Perhaps the most famous and iconic button in wrestling history came to us, absolutely free, in 1993. Free, that is, if you were lucky enough to hit a stop on Lex Luger's "Call To Action" Campaign. Following Luger's bodyslam of then-WWF Champion Yokozuna aboard the USS Intrepid on July 4th, 1993, the Narcissist-turned-All-American went cross country aboard a bus named "The Lex Express." Hitting numerous stops in the U.S. of A., the tour was designed to mold Luger into the next Hulk Hogan. Ultimately, he would not end up as your hero, but anyone who was watching at the time has great memories of the era.

The "buttoning" continues today! 2017 saw a new WrestleMania promotional button, and I'm sure many more are produced than we actually end up knowing about. Looking for an "in" to the world of wrestling memorabilia? Look no further than buttons! They can be very inexpensive and it's fun to figure out just what all has been produced. Intrigued by the idea? Go for it. You can do it. I have faith. All you have to do is...

Thursday, July 12, 2018

Wrestling MarketWatch: More From The Bookshelf

Summer reading, anyone? If you're undertaking such an endeavor, you need some quality wrestling-related reading on the menu. No, this isn't the sports entertainment version of Oprah's book club, but just as in with any other forms of wrestling memorabilia, the values of books rise and fall as time goes by. Several years ago books were looked at in Wrestling MarketWatch, but in this sequel we only revisit one title to see what has happened with its secondary market value.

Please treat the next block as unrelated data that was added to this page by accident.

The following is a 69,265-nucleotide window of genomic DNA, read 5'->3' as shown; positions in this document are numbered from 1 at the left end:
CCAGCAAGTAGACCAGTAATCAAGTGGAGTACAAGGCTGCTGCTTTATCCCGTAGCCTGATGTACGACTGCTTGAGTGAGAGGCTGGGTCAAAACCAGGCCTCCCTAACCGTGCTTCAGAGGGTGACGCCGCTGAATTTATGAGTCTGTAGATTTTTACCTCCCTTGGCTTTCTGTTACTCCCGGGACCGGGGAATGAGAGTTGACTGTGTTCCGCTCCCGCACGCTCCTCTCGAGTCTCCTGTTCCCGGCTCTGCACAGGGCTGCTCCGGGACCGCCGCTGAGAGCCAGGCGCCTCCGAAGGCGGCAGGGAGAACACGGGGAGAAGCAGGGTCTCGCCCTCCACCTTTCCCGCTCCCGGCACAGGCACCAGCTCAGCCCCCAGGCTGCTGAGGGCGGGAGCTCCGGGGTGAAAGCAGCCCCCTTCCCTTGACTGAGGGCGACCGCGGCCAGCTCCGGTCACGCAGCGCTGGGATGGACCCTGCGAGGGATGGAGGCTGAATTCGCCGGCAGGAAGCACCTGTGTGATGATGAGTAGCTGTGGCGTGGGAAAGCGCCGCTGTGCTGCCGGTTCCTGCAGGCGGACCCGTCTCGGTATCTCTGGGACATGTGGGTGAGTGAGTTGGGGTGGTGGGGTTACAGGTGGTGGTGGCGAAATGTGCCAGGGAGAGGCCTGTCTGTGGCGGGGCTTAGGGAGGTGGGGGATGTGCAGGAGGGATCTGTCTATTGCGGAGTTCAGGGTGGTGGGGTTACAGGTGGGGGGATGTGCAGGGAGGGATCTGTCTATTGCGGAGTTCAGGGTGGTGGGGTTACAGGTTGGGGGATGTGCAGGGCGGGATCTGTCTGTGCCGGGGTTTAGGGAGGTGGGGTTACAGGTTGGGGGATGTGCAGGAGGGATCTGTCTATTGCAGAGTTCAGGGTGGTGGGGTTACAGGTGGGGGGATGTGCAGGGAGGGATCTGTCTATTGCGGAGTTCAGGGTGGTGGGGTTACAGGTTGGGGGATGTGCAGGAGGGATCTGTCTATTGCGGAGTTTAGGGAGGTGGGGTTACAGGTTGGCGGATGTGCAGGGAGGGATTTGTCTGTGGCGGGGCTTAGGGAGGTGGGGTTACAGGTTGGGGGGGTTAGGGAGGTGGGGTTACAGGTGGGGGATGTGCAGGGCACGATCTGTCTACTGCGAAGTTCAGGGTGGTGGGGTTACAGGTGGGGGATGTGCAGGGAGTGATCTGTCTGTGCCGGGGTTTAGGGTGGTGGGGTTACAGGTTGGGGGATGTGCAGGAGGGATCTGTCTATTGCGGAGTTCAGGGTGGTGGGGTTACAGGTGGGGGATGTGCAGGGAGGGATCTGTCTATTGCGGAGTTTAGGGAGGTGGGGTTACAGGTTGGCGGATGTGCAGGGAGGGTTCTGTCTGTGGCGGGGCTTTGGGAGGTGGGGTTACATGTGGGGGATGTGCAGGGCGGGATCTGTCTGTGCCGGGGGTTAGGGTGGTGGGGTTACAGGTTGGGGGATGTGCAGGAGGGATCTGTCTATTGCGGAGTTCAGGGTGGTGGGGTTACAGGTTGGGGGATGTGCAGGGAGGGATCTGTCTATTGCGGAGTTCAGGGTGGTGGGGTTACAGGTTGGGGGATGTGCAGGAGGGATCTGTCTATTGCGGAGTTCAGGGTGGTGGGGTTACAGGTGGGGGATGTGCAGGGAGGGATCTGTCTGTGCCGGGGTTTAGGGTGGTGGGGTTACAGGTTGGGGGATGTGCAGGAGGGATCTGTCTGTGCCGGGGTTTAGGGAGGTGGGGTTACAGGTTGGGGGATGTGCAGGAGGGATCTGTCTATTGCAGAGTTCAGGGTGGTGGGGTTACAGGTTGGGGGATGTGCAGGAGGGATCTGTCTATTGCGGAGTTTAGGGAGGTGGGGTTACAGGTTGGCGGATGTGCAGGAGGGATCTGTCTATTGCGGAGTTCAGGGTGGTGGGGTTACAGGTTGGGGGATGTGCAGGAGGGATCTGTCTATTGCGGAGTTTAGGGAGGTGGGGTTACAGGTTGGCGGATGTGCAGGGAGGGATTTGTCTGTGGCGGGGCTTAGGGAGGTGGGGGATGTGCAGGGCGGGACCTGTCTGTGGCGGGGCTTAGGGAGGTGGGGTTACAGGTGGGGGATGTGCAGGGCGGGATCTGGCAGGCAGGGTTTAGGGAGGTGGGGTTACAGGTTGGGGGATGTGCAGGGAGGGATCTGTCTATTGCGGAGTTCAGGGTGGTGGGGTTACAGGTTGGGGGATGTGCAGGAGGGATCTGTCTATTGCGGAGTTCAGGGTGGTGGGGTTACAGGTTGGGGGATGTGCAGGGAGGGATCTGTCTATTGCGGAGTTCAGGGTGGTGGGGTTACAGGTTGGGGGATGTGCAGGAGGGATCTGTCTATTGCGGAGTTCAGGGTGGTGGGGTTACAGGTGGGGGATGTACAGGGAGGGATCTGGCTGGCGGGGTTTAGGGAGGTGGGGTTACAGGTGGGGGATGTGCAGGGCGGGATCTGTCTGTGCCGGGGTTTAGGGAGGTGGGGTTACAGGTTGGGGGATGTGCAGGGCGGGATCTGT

*Kicking it off we have my all-time favorite wrestling book. From a man who saw it all in the business came "Wrestlers Are Like Seagulls." Wrestler, manager, and office man James J. Dillon was part of the business through several of its hottest periods with virtually all of  the major territories and companies. Undoubtedly Dillon has enough stories for several volumes, but it's here that we get a rare look into the inner workings of late '80s - early '90s WWF, a time period still rather clouded in mystery. Other books have given us a story here and there, but here is the man who was working directly with Vince McMahon and Pat Patterson at a very hot, and sometimes tumultuous, time for the company. The book recently sold for $52.

*Looking back on our first MarketWatch entry covering books it's time to once again check out "Killer Pics - A Collection of Images from a Pro Wrestling Legend." From Hall of Fame villain Walter "Killer" Kowalski comes a book featuring his own photography illustrating both wrestling and the world around us. The book was in much demand at one point and was selling for as much as $52 when we last looked at it. More recently it sold for $14.50.